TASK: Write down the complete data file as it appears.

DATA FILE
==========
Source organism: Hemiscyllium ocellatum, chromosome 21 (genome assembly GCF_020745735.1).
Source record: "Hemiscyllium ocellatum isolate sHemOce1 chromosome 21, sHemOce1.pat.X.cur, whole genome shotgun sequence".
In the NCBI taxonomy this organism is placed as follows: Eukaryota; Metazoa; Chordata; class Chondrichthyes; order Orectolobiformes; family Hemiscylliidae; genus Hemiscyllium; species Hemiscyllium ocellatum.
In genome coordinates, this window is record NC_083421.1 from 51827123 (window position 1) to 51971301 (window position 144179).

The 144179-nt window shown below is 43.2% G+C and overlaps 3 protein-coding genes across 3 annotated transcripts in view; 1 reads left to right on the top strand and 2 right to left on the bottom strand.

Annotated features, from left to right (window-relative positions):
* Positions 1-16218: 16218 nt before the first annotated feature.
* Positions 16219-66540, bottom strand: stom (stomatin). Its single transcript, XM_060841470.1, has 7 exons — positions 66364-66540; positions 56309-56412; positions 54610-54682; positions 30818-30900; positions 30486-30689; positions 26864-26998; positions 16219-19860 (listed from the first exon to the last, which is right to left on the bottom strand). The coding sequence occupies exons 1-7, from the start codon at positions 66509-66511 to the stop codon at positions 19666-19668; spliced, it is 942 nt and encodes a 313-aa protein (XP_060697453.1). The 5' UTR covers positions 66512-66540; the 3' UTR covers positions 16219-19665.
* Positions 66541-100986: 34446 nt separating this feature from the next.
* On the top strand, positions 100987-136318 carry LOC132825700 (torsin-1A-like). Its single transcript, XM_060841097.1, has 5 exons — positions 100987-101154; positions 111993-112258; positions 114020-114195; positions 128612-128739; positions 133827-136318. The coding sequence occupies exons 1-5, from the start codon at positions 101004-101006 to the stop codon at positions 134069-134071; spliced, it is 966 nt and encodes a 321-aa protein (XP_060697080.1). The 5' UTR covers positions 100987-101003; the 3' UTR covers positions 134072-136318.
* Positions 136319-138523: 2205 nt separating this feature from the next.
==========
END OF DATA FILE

Source organism: Hemiscyllium ocellatum, chromosome 21 (genome assembly GCF_020745735.1).
Source record: "Hemiscyllium ocellatum isolate sHemOce1 chromosome 21, sHemOce1.pat.X.cur, whole genome shotgun sequence".
In the NCBI taxonomy this organism is placed as follows: Eukaryota; Metazoa; Chordata; class Chondrichthyes; order Orectolobiformes; family Hemiscylliidae; genus Hemiscyllium; species Hemiscyllium ocellatum.
In genome coordinates, this window is record NC_083421.1 from 51827123 (window position 1) to 51971301 (window position 144179).

The 144179-nt window shown below is 43.2% G+C and overlaps 3 protein-coding genes across 3 annotated transcripts in view; 1 reads left to right on the top strand and 2 right to left on the bottom strand.

Annotated features, from left to right (window-relative positions):
* Positions 1-16218: 16218 nt before the first annotated feature.
* Positions 16219-66540, bottom strand: stom (stomatin). Its single transcript, XM_060841470.1, has 7 exons — positions 66364-66540; positions 56309-56412; positions 54610-54682; positions 30818-30900; positions 30486-30689; positions 26864-26998; positions 16219-19860 (listed from the first exon to the last, which is right to left on the bottom strand). The coding sequence occupies exons 1-7, from the start codon at positions 66509-66511 to the stop codon at positions 19666-19668; spliced, it is 942 nt and encodes a 313-aa protein (XP_060697453.1). The 5' UTR covers positions 66512-66540; the 3' UTR covers positions 16219-19665.
* Positions 66541-100986: 34446 nt separating this feature from the next.
* On the top strand, positions 100987-136318 carry LOC132825700 (torsin-1A-like). Its single transcript, XM_060841097.1, has 5 exons — positions 100987-101154; positions 111993-112258; positions 114020-114195; positions 128612-128739; positions 133827-136318. The coding sequence occupies exons 1-5, from the start codon at positions 101004-101006 to the stop codon at positions 134069-134071; spliced, it is 966 nt and encodes a 321-aa protein (XP_060697080.1). The 5' UTR covers positions 100987-101003; the 3' UTR covers positions 134072-136318.
* Positions 136319-138523: 2205 nt separating this feature from the next.